Windows into heaven is often how Christian iconography is described. Beuronese iconography, is not as stark and esoteric as is eastern Christian icons… Beuronese style is more accessible to the Roman mind because of its textured dimensions, development of scenes and use of color, often depicting plants, even animals in the landscape. Another signature element of Beuronese Art is to include a brief verse from scripture in the background somewhere.
Fr. Rob Clements commissioned Ruth Ristow-Stricklin in 2011 to prepare and execute the panels we now devotedly display and offer to the community here at ASU. These spectacular icons are actually painted on canvas and then affixed to the wall utilizing a Greek practice. Eventually, all the wall space will be covered in such iconography, making the Life of the Lord Jesus, His Mother, and scenes from the Gospels come alive!
The Betrothal and Pentecost shrines are made possible by the generosity of Dr. & Mrs. Peter Labadie as a memorial to Dr. William L. & E. Ursula Labadie.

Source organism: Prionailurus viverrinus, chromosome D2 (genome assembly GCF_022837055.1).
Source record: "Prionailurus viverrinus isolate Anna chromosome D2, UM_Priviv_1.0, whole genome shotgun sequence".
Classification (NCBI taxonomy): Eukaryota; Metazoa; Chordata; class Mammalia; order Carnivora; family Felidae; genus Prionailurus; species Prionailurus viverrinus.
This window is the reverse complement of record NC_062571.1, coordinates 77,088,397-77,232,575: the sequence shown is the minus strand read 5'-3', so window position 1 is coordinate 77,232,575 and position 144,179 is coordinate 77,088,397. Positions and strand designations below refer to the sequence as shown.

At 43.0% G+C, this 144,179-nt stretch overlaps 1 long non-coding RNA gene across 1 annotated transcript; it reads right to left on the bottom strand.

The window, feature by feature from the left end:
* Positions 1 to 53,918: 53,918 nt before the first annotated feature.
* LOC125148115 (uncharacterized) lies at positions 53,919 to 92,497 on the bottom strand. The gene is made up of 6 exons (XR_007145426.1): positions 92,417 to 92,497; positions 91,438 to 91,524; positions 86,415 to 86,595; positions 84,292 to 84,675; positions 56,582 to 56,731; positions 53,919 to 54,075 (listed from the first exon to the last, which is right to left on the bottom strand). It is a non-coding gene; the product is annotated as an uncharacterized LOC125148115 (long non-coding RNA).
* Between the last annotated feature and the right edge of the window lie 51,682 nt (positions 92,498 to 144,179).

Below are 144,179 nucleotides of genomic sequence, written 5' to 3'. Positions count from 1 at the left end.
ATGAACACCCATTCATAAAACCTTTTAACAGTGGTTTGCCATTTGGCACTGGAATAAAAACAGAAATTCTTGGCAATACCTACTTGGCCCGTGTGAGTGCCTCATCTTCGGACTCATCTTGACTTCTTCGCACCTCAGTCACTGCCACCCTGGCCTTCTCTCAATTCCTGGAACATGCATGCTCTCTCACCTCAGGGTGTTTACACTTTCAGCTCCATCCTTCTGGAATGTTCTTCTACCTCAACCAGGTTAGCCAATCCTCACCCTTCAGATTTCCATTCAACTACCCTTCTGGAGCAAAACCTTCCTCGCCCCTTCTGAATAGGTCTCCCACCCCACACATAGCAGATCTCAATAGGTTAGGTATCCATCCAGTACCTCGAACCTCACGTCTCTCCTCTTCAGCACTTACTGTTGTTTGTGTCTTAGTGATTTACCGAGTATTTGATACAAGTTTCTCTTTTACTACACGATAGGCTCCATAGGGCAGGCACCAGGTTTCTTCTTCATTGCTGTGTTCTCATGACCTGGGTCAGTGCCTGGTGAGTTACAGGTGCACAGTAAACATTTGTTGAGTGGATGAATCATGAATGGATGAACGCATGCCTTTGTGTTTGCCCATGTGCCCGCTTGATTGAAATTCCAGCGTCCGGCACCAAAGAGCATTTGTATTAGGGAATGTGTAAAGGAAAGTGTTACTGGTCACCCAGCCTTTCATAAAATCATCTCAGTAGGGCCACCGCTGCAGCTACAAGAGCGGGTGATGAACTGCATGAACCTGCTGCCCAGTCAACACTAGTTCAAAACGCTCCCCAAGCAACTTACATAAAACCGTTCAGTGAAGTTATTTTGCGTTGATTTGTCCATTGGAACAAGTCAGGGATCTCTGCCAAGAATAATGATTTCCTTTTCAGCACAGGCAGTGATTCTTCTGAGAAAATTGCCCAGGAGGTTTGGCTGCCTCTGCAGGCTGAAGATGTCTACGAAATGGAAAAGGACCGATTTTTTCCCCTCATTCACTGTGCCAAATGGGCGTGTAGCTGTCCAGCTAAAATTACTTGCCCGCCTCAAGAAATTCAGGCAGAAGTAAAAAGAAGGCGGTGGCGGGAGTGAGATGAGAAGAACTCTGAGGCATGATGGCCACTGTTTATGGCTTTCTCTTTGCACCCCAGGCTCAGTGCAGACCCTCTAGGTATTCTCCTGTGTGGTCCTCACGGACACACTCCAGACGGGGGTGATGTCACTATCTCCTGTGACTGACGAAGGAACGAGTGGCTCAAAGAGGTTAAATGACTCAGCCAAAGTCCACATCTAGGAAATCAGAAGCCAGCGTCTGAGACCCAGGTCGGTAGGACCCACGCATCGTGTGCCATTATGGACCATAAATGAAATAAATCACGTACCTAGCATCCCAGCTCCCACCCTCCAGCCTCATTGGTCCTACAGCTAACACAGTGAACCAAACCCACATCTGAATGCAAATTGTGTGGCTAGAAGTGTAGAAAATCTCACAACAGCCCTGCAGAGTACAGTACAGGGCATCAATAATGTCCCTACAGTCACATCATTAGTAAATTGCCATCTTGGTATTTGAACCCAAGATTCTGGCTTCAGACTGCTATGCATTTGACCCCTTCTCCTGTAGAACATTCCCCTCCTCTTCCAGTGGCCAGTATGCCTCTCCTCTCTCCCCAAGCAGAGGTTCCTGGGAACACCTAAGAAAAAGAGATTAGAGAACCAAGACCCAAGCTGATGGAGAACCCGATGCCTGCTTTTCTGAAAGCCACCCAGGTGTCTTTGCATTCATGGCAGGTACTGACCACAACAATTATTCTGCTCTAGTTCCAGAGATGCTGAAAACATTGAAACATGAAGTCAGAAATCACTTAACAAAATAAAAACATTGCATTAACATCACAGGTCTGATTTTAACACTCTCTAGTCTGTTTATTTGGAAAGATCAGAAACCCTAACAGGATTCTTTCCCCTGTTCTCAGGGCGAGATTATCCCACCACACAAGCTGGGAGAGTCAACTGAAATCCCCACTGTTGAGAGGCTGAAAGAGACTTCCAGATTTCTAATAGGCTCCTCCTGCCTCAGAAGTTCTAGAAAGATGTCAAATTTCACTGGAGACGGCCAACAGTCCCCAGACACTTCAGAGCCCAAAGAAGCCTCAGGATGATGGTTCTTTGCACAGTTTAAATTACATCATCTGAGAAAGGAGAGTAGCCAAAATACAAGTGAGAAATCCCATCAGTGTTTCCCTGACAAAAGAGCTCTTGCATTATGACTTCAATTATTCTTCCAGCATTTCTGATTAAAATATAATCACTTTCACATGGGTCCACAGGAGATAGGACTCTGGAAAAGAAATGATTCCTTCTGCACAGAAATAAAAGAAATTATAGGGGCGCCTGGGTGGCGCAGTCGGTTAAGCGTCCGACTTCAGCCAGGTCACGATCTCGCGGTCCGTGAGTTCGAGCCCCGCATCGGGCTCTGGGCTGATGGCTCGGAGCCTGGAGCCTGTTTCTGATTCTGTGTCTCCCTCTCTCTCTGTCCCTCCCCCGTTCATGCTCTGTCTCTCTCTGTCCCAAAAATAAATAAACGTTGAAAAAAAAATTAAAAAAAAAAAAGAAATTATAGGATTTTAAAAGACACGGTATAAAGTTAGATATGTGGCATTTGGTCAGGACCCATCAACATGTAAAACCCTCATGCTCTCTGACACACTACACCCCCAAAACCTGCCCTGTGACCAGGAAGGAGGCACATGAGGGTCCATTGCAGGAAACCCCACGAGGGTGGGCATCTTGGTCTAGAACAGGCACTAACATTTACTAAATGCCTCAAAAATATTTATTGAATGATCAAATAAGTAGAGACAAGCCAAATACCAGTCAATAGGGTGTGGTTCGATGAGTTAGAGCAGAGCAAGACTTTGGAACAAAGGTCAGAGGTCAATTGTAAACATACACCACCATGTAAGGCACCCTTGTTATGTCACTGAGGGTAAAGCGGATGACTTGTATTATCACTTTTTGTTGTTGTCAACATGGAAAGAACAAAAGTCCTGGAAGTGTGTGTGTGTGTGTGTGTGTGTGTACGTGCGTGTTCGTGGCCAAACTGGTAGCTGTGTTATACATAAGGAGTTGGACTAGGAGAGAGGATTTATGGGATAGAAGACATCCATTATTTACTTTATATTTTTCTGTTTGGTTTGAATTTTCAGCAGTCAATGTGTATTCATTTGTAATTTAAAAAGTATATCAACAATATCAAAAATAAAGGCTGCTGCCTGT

Help Us Complete Our Devotional Paintings
Contact our Development Office for more information on helping us complete our panels of devotional paintings! They may be funded as memorial gifts to remember family, friends, special intentions.
Mr. Chris Tawney
Other Planned Images
Questions and Answers
Some questions from some of our Newman Community members, students, visitors.
The “beam” supported by two pillars that marks off the sanctuary is actually a rather common feature to churches in Italy (where it is known as a templon) and in England (where is often referred to as a “Rood Beam.” “Holy Rood” is a peculiar British expression referring to the Cross of Christ. The beam is a decorative element that displays the Crucifix surmounted, but it also “houses” the altar itself, much like a baldacchino (a canopy supported by four pillars)does in a number of churches even here in Arizona. There is a connection to Jewish Temple practice outlined in the Old Testament of the Bible.
And the words on its face are taken from the New Testament… the Book of Revelation: You were slain, Lord, and with Your Blood You have purchased for God people of every tribe, tongue, and nation… and have made them priests to serve our God.